- Calculating the density of CO2 usually involves combining the formula for density and the ideal gas law.
- So, the density = (PMm)/(RT), where, M is the molar mass of CO2.
- The ideal gas law is a good approximation of the behaviour of real carbon dioxide.
- Generally, with this type of problem, you are given the type of gas and enough other variables to solve the ideal gas law problem.
- You need to convert temperature to absolute temperature and also need to watch other units. Let us it practically at the STP,

What is the density of carbon dioxide at 5 atm and 27 oC?

First of all, consider the ideal gas law formula,

(PMm)/(RT) g/cm3

Given, pressure – 5 atm

Temperature – 27 degrees C

Temperature is 5 atm but we need absolute temperature, so, Absolute temperature = 27 + 273 = 300 K

Molar mass of CO2 is = 44.01 g/mol and R = 0.0821 L.atm/mol.K

Density = (44.01 x 5 atm)/(0.0821 L.atm/mol.K x 300 K)

= 1.84 g/l

Let’s find out the densities by visiting Denseme

**FAQ**

**What Is The Density Of Carbon Dioxide In G Ml?**

Gaseous CO2

Under “standard” conditions of 0 degrees Celsius and 1 atmosphere of pressure, carbon dioxide exhibits a density of 0.001977 g/mL.

**Does CO2 Have A High Density?**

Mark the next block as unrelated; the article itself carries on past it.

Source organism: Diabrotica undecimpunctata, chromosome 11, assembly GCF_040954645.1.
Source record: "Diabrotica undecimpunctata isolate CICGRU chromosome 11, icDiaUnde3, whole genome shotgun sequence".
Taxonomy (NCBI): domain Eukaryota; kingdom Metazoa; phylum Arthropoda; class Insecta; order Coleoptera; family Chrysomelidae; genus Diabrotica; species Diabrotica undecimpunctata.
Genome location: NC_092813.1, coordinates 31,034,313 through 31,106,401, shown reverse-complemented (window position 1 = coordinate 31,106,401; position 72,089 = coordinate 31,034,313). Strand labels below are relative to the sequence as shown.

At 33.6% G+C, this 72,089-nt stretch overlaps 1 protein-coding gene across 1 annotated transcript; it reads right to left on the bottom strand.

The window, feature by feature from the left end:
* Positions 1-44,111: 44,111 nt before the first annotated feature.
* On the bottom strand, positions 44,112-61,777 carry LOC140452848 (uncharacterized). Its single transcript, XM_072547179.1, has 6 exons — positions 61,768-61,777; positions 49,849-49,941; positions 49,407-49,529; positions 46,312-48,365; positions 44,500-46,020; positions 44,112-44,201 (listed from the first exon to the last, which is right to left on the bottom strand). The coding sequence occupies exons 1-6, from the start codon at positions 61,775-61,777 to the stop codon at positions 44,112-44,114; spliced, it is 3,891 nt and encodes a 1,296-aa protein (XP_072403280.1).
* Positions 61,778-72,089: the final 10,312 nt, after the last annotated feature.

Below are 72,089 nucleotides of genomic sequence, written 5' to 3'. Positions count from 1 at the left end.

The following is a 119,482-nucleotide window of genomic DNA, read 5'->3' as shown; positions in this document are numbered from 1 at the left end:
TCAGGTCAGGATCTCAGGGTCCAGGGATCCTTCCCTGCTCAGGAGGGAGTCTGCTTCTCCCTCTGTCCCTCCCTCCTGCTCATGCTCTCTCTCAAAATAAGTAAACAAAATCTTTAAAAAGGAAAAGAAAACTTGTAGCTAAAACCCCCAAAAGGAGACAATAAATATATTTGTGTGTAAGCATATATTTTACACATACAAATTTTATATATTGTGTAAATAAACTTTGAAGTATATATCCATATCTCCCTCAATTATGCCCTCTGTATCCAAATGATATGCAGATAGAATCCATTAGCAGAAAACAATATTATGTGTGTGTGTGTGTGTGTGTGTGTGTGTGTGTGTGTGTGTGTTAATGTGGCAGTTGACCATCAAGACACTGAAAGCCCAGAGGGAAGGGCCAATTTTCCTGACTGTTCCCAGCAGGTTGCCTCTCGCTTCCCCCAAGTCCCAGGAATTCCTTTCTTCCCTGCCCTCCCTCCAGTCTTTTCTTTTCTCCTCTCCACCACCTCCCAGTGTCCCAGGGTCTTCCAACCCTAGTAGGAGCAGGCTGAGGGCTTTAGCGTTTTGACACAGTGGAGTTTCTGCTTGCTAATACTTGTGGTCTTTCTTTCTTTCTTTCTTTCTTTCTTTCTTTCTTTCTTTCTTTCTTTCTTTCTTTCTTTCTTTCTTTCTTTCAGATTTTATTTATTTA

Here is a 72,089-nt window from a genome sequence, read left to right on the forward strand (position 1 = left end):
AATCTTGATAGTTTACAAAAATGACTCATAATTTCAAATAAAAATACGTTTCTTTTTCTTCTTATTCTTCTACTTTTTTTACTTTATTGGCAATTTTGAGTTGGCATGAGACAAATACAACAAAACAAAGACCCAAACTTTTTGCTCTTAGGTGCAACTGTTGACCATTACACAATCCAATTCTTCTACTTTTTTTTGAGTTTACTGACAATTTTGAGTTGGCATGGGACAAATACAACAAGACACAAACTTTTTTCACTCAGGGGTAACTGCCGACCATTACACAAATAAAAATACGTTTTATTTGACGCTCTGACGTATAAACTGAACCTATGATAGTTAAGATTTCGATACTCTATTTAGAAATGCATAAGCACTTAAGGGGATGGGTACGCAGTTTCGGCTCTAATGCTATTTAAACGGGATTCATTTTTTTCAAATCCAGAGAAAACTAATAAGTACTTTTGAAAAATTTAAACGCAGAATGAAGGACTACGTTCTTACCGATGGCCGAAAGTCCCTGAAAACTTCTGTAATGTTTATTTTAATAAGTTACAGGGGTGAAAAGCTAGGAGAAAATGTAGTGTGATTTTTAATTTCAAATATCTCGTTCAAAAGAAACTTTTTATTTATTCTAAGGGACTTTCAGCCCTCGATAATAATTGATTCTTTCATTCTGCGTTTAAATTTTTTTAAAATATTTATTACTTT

At room temperature, carbon dioxide has higher density (ρ = 1.98 kg·m^{-3}) than air (ρ = 1.29 kg·m^{-3}). The density of gas, however, significantly depends on its temperature. Carbon dioxide produced by burning has higher temperature than the surrounding air.

**Is CO2 Denser Than Water?**

According to reported experimental data the density of aqueous solutions of CO2 can be as much as 2-3 % higher than pure water density. This density variation might produce an influence on the groundwater flow regime.

**Is CO2 Heavier Than Air?**

Because carbon dioxide (CO_{2}) is heavier than air (which is what you’re trying to prove – safely) it displaces oxygen and, therefore, presents a suffocation hazard.

Click here – What Is The Density Of Paper?

**What Is The Density Of CO2 G Ml?**

Gaseous CO2

Under “standard” conditions of 0 degrees Celsius and 1 atmosphere of pressure, carbon dioxide exhibits a density of 0.001977 g/mL.

**What Is The Density Of CO2 At 25c?**

Chemical and physical properties

Its density at 25 °C is **1.98 kg m ^{-3}**, about 1.65 times that of air. The carbon dioxide molecule (O=C=O) contains two double bonds and has a linear shape.

**What Is The Density Of CO2 G Cm3?**

0.469 g>

At a certain pressure, the density of supercritical CO2 is **0.469 g>cm3**.

**Conclusion**

In this article, you have learned the carbon dioxide density in detail with its calculation in detail. If you have studied chemistry in school or college, then the calculation of the CO2 density will be simple for you, because you know the basic terminology. Carbon dioxide has lower density than air. Therefore, when you fill the carbon dioxide in a balloon and then balloons move upward from the earth surface. So, this was all about the density of carbon dioxide.